In her professional space, Penina served at the New Zealand Council of Trade Unions as a Women Co-Convenor for Women’s Council, Pasifika Executive Member and PSA Pasifika National Delegate for New Zealand prisons.
Last year, she was voted into the Manurewa High School Board of Trustees and became the first Pasifika woman chair of the school.
Guided by her values: God, family and alofa, Penina is a strong advocate of social justice, a community connector and a well-respected community leader.
She is a Samoan mother, Pasifika woman, chief, educator, business owner, creative and a master weaver.
Seimoana Naisali is a proud mum of two.
Born and bred on Auckland’s North Shore, she holds a Bachelor of Arts in criminology and media, and a Master's in International Development.
Seimoana comes from a diverse career with New Zealand Police taking on various roles in communications, operational support and policy.
During this time she was an active member of the Māori and Pacific Ethnic Services group and Women’s Advisory Network.
Seimoana is now a co-founder of Jobs For Mums, a platform dedicated to providing flexible employment opportunities for parents and caregivers across Aotearoa.
Recently she was selected to represent New Zealand, Tokelau and Tuvalu at the US Young Pacific Leaders conference in Guam.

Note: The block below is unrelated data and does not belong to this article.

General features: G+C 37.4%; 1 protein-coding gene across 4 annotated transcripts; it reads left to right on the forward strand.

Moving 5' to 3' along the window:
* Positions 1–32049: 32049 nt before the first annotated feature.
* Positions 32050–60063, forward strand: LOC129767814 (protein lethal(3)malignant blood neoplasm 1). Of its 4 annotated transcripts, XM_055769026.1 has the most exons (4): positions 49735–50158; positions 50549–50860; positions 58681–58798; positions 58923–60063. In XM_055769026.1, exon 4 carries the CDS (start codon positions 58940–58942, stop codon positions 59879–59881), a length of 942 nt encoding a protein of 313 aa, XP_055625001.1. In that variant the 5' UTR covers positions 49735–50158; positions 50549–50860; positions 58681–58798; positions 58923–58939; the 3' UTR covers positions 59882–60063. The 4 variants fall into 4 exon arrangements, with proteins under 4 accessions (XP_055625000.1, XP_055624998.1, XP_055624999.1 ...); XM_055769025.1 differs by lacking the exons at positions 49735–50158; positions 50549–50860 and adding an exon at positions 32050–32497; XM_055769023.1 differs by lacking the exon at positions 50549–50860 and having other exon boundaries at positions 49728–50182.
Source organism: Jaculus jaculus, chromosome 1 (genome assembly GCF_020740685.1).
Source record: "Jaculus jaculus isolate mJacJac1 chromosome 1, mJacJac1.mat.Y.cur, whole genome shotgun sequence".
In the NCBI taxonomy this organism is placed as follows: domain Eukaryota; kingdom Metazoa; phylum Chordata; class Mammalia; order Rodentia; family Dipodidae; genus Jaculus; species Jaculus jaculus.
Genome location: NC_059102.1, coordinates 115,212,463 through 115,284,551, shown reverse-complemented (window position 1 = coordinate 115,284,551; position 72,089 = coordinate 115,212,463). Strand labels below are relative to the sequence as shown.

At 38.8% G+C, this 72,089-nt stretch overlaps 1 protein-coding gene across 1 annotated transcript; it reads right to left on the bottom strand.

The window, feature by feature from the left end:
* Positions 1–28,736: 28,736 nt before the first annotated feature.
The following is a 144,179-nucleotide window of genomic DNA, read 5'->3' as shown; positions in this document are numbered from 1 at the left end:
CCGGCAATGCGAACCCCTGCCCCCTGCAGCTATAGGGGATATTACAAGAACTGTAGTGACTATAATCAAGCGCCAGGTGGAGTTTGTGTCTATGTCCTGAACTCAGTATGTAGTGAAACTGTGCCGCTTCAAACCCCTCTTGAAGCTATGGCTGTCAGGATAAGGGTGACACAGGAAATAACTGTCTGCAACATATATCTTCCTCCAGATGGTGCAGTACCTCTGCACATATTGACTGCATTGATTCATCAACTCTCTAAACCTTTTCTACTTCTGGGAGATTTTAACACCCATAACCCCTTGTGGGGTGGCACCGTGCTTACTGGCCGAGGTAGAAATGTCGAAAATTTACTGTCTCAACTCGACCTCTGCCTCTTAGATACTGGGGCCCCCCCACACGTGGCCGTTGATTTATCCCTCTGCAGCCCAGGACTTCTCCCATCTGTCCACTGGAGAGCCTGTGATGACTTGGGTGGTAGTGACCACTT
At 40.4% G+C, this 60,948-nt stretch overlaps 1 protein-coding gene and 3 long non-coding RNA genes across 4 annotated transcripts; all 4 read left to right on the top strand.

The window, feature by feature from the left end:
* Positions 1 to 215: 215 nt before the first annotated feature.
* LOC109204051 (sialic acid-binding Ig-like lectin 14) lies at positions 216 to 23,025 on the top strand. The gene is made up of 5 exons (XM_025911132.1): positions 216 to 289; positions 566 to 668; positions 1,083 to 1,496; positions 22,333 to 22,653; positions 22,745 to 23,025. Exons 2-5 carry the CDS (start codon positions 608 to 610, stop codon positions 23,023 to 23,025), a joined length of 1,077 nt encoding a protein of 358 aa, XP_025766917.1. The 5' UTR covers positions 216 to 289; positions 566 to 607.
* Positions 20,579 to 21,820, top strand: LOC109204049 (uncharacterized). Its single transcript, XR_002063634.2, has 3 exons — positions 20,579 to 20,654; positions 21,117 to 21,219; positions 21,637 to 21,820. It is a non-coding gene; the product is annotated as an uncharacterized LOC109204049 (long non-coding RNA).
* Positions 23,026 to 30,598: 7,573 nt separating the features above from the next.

Her upbringing in the Tokelauan and Tuvaluan Auckland communities is what fuels her passion to drive equitable change for New Zealand’s most underrepresented groups.
Seumanu Simon Matāfai JP
Seumanu Simon Matāfai JP is one of the youngest Justices of the Peace in New Zealand.
He is a proud Kiwi-born Samoan bilingual with an orator chief title.
He spent four years in the US, South Africa and Brazil as the first Pacific youth advocate to United Nations’ Summits/One Young World with various NGOs.
Then at 24, he was elected as the first Whau Local Board member of Samoan descent and the youngest ever in West/Central Auckland.
Seumanu holds a Masters in Business Administration, postgraduate qualifications in Law, and a Bachelor of Arts double major in history and music.
He is an award-winning choirmaster and piano teacher.
Seumanu currently serves on the governance board for the Pasifika Festival, is a member of Whau Pasifika and producer of the Koko Samoa Youth Show on Radio Samoa.
Taitu’uga Aiolupotea Mirofora Mataafa-Komiti